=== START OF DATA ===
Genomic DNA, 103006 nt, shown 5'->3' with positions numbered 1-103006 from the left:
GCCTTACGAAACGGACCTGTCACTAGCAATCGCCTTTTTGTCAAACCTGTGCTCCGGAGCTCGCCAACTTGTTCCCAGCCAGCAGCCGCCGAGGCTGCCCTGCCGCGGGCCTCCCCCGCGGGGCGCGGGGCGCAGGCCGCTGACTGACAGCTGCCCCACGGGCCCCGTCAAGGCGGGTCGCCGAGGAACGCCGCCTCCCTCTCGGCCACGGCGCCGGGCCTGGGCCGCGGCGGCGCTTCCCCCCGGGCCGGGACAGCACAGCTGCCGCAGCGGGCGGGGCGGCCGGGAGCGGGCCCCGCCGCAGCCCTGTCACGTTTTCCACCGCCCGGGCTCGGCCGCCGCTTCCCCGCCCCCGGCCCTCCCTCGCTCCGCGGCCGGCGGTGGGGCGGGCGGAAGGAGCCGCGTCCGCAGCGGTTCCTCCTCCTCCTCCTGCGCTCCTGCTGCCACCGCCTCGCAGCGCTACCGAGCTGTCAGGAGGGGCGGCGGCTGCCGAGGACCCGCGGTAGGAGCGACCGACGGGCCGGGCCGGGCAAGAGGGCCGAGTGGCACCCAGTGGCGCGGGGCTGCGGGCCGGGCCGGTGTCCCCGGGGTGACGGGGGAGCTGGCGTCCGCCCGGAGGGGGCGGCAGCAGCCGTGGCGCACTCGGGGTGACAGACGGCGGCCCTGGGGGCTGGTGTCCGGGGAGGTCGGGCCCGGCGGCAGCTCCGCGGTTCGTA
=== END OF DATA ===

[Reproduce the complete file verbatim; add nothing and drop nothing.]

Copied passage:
Genomic DNA, 103006 nt, shown 5'->3' with positions numbered 1-103006 from the left:
GCCTTACGAAACGGACCTGTCACTAGCAATCGCCTTTTTGTCAAACCTGTGCTCCGGAGCTCGCCAACTTGTTCCCAGCCAGCAGCCGCCGAGGCTGCCCTGCCGCGGGCCTCCCCCGCGGGGCGCGGGGCGCAGGCCGCTGACTGACAGCTGCCCCACGGGCCCCGTCAAGGCGGGTCGCCGAGGAACGCCGCCTCCCTCTCGGCCACGGCGCCGGGCCTGGGCCGCGGCGGCGCTTCCCCCCGGGCCGGGACAGCACAGCTGCCGCAGCGGGCGGGGCGGCCGGGAGCGGGCCCCGCCGCAGCCCTGTCACGTTTTCCACCGCCCGGGCTCGGCCGCCGCTTCCCCGCCCCCGGCCCTCCCTCGCTCCGCGGCCGGCGGTGGGGCGGGCGGAAGGAGCCGCGTCCGCAGCGGTTCCTCCTCCTCCTCCTGCGCTCCTGCTGCCACCGCCTCGCAGCGCTACCGAGCTGTCAGGAGGGGCGGCGGCTGCCGAGGACCCGCGGTAGGAGCGACCGACGGGCCGGGCCGGGCAAGAGGGCCGAGTGGCACCCAGTGGCGCGGGGCTGCGGGCCGGGCCGGTGTCCCCGGGGTGACGGGGGAGCTGGCGTCCGCCCGGAGGGGGCGGCAGCAGCCGTGGCGCACTCGGGGTGACAGACGGCGGCCCTGGGGGCTGGTGTCCGGGGAGGTCGGGCCCGGCGGCAGCTCCGCGGTTCGTA